Is it my imagination, or does there seem to be an extra spring in everyone’s step now that the weather has finally turned a corner? The upbeat tempo was certainly evident last Saturday when the sidewalks were packed—a more frequent occurrence these days with the addition of so many new residents from recently-constructed apartment buildings. I took advantage of the weather as well and headed out to enjoy a couple of events and found a surprise discovery along the way.
Fifty dance companies from the St. Louis area participated in National Dance Week STL which took place on Washington Ave. in Grand Center from Noon to 5 p.m. Linda Green, Missouri State Director of National Dance Week STL, upper left, delivered the opening remarks and welcomed the dancers and spectators. Other photographs show participants arriving at the event or, lower left, carving out a spot to practice their routine before their performance.
Lindenwood University’s Dance Troupe, above.
Clockwise from top left, Midwest Ballet Theatre, Kari James Dance Network (Kari teaches a DanceJam class at the CWE’s City Studio), The Dance Co. of St. Charles, and FOXPACF St. Louis Teen Competition.
A view of the crowd watching the performances.
Walking west on Washington I had the good fortune to stumble upon “A Tiny Shiny Shop,” a mobile stationery store parked across from the Pulitzer Arts Foundation.
For the past 2 years Kim Hayes, who was on the staff at Centro until 2011, has operated her business in a 1965 Airstream called The Kabine. Accompanied by her sidekick, a gentle pit bull named Meri, Hayes takes The Kabine to festivals (she traveled to Palm Springs for Modernism Week in February), to museums such as the Contemporary and Pulitzer, and other locations around town including Cortex and MidTown Alley. Last fall she was a vendor at the CWE BookFest STL.
Hayes is hopeful that her mobile shop will “inspire unplugging, slowing down, and connecting in meaningful ways.” Included in her mix of unusual items, or as the website says, “goods for your next adventure,” are beautiful postcards featuring photos from her travels, a variety of clever notebooks, writing instruments, decorative masking tapes, off-beat paper clips, Japanese binoculars, and much more.
Hayes said her merchandise reflects what she would put in a suitcase when packing for a trip. “I always include books,” she said, and unsurprisingly her small collection features one titled Pit Bull.
To learn more and to find out where The Kabine will pop up next, visit the website, Instagram or Twitter. Hayes also writes a blog called two girls (Kim + Meri) and a trailer.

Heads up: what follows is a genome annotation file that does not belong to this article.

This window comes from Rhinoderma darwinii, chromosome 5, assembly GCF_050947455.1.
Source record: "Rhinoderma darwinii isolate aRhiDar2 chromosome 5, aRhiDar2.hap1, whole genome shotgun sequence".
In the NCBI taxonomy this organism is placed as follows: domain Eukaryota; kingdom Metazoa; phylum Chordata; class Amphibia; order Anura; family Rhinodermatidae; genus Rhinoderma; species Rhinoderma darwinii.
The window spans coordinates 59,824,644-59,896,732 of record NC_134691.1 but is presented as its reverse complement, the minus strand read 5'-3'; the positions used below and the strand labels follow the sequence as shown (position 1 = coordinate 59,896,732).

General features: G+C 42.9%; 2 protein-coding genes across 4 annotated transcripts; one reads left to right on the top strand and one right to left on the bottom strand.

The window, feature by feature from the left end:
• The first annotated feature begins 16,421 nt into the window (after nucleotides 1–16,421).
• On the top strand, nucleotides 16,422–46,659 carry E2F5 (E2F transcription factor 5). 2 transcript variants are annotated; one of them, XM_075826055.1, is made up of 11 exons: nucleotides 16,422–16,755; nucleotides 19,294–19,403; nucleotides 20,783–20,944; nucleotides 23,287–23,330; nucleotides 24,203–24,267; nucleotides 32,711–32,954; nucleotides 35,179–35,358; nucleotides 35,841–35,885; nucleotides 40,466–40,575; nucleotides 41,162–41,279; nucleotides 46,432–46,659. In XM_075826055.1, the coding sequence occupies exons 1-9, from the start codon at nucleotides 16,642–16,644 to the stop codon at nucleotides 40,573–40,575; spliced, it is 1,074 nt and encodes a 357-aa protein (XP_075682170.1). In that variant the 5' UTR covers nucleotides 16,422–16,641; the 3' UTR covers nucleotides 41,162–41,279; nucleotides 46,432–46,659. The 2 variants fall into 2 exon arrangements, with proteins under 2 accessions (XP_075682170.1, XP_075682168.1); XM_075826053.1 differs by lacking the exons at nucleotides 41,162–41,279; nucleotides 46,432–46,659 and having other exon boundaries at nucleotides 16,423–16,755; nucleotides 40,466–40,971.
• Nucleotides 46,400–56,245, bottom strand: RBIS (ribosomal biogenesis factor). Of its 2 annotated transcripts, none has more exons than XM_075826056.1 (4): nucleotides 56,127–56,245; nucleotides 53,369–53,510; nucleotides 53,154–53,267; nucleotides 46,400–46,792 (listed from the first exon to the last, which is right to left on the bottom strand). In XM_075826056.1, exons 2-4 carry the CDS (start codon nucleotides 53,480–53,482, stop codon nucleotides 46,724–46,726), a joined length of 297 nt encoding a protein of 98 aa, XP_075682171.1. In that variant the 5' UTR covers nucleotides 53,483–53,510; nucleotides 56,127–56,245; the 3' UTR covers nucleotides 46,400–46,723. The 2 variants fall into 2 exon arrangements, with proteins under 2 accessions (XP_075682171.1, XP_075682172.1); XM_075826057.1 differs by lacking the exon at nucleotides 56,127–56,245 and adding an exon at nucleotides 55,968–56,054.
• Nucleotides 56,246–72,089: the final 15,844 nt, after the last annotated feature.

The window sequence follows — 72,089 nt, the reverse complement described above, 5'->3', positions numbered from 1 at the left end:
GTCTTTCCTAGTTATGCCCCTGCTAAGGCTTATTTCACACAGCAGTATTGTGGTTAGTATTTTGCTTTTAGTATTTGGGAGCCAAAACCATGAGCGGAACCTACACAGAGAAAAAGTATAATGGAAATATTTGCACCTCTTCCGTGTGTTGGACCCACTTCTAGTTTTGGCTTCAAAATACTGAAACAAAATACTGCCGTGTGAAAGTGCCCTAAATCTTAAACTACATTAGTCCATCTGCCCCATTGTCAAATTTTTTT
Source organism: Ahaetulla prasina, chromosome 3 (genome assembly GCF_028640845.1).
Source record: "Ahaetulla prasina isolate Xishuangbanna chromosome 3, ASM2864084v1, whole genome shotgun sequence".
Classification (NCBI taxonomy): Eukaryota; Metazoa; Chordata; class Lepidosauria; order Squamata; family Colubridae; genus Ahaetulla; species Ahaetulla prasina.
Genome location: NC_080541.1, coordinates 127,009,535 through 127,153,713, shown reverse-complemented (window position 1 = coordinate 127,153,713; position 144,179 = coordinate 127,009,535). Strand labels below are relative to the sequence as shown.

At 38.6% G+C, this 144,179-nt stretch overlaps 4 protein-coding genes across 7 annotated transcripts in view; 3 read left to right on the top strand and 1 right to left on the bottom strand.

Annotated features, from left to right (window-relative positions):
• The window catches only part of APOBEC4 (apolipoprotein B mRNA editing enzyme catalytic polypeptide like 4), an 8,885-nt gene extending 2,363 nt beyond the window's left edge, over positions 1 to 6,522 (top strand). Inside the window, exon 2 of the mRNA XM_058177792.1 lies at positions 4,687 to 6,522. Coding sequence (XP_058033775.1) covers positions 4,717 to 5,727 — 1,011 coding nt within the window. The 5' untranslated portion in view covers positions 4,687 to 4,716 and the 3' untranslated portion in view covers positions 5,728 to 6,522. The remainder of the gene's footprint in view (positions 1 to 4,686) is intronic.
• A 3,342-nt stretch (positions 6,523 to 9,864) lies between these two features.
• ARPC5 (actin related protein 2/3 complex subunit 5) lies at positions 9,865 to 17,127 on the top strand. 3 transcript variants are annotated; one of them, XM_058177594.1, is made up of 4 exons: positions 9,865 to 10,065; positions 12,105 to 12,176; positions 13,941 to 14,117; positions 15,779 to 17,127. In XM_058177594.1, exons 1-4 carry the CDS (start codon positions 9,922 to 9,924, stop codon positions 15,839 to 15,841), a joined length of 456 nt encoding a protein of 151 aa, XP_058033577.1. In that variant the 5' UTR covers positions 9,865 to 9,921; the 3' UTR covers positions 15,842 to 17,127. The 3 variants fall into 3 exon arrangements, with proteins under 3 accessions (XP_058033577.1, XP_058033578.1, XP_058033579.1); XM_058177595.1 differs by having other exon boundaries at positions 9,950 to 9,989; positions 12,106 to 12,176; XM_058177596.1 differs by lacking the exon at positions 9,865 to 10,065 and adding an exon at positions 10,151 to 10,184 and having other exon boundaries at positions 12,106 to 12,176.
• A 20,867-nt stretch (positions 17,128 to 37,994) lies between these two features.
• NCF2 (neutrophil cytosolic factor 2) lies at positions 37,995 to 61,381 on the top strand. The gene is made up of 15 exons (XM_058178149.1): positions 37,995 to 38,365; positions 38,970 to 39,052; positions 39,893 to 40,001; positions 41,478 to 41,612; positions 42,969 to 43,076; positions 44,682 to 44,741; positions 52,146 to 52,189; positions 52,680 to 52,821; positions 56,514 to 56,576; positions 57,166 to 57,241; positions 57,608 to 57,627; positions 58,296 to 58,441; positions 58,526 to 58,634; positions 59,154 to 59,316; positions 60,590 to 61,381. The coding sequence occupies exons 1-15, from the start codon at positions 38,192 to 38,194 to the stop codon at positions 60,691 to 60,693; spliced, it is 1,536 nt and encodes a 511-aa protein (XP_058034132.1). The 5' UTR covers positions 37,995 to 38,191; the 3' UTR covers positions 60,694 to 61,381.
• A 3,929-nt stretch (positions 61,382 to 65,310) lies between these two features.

It was really heartwarming to see the huge crowd at Left Bank Books celebrating National Independent Bookstore Day.
The bookstore’s staff had planned many activities including a Bullet Journaling workshop led by Margaret Duncan, above right, a W.U. medical student. There was a pancake artist named Dancakes making literary themed pancakes, a group called the Magnificoes who read Shakespeare’s Star Wars Part the Seventh: The Force Doth Awaken (not photographed), and bottom left, an Anonymous Autograph Hour with a chance to choose a book in a sealed bag with a purchase of $20 or more. There was also an hour-long special sale in the Used Book section.
Left Bank Books, 399 N. Euclid.
Saturday’s activities ended with an introduction to artist Roland Burrow, above, who had been invited to exhibit his paintings in the home of a CWE couple he met through McCaughen & Burr Fine Arts in Webster Groves. The couple were so impressed with Burrow’s work that they were eager to introduce him to some of their friends.
The artist, who earned a degree in Fine Arts Studies from UMSL in 2006, finds inspiration from the works of Michelangelo and Caravaggio and the Harlem Renaissance Painters. The painting shown with Burrows above is a 40″ x 30″ oil on canvas titled Madonna and Child.
“I love figure drawing” he said, “but consider the background to be just as important as the subject matter.” He also said he loves fashion, which is evident in his choice of attire as well as the elaborate costumes depicted in his paintings. Burrow is also a fan of musicians who lived in St. Louis at the time of the World’s Fair, such as Scott Joplin, Top Turpin and Louis “Birdface” Chauvin.
Other paintings that were exhibited were from top: Are you experienced, 26″ x 42″ oil on canvas. Lower left: Defiance, 30″ x 40″ oil on canvas and lower right, Jazz Singer, 30″ x 40″ oil on canvas.
In the gallery’s artist statement Burrow says: “Growing up on the North Side, growing up black, leaves little opportunity to view your community in a positive light…My goal is to portray the black community in a positive light as opposed to the historically represented theme of negativity…” The closing line is: “I intend to use my art to create a bridge of understanding between the black and white communities and begin to close the divide.”
For more information, contact McCaughen & Burr Fine Arts